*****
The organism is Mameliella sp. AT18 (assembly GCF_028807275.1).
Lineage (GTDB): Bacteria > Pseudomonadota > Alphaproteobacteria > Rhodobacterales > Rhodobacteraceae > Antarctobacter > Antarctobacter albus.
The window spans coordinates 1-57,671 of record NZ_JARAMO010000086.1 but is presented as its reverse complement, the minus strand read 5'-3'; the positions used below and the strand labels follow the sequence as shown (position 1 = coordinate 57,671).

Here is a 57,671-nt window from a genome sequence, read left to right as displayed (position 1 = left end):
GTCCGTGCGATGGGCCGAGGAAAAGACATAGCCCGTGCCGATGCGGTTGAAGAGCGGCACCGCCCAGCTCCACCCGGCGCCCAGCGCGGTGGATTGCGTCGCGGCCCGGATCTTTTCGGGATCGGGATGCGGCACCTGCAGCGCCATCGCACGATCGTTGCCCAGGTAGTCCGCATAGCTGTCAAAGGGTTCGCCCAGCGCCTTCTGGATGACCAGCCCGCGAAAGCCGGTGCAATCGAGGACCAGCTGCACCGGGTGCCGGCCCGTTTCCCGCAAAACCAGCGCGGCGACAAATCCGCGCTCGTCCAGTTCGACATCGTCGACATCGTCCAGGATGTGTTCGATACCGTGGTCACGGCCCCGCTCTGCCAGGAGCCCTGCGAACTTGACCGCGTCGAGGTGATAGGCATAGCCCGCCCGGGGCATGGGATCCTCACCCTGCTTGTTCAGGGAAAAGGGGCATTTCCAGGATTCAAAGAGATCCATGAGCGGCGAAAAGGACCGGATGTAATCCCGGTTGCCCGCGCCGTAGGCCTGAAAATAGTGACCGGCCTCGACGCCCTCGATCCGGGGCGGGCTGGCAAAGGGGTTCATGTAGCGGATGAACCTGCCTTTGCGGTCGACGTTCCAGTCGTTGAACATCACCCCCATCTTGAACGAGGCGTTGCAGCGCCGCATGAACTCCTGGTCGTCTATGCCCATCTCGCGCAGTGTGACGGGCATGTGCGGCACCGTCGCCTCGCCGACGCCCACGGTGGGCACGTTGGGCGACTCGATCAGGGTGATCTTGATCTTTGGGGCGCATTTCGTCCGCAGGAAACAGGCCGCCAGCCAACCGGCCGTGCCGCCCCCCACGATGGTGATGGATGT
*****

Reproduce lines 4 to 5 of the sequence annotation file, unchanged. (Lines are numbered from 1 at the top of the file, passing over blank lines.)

Here is a 57,671-nt window from a genome sequence, read left to right as displayed (position 1 = left end):
GTCCGTGCGATGGGCCGAGGAAAAGACATAGCCCGTGCCGATGCGGTTGAAGAGCGGCACCGCCCAGCTCCACCCGGCGCCCAGCGCGGTGGATTGCGTCGCGGCCCGGATCTTTTCGGGATCGGGATGCGGCACCTGCAGCGCCATCGCACGATCGTTGCCCAGGTAGTCCGCATAGCTGTCAAAGGGTTCGCCCAGCGCCTTCTGGATGACCAGCCCGCGAAAGCCGGTGCAATCGAGGACCAGCTGCACCGGGTGCCGGCCCGTTTCCCGCAAAACCAGCGCGGCGACAAATCCGCGCTCGTCCAGTTCGACATCGTCGACATCGTCCAGGATGTGTTCGATACCGTGGTCACGGCCCCGCTCTGCCAGGAGCCCTGCGAACTTGACCGCGTCGAGGTGATAGGCATAGCCCGCCCGGGGCATGGGATCCTCACCCTGCTTGTTCAGGGAAAAGGGGCATTTCCAGGATTCAAAGAGATCCATGAGCGGCGAAAAGGACCGGATGTAATCCCGGTTGCCCGCGCCGTAGGCCTGAAAATAGTGACCGGCCTCGACGCCCTCGATCCGGGGCGGGCTGGCAAAGGGGTTCATGTAGCGGATGAACCTGCCTTTGCGGTCGACGTTCCAGTCGTTGAACATCACCCCCATCTTGAACGAGGCGTTGCAGCGCCGCATGAACTCCTGGTCGTCTATGCCCATCTCGCGCAGTGTGACGGGCATGTGCGGCACCGTCGCCTCGCCGACGCCCACGGTGGGCACGTTGGGCGACTCGATCAGGGTGATCTTGATCTTTGGGGCGCATTTCGTCCGCAGGAAACAGGCCGCCAGCCAACCGGCCGTGCCGCCCCCCACGATGGTGATGGATGT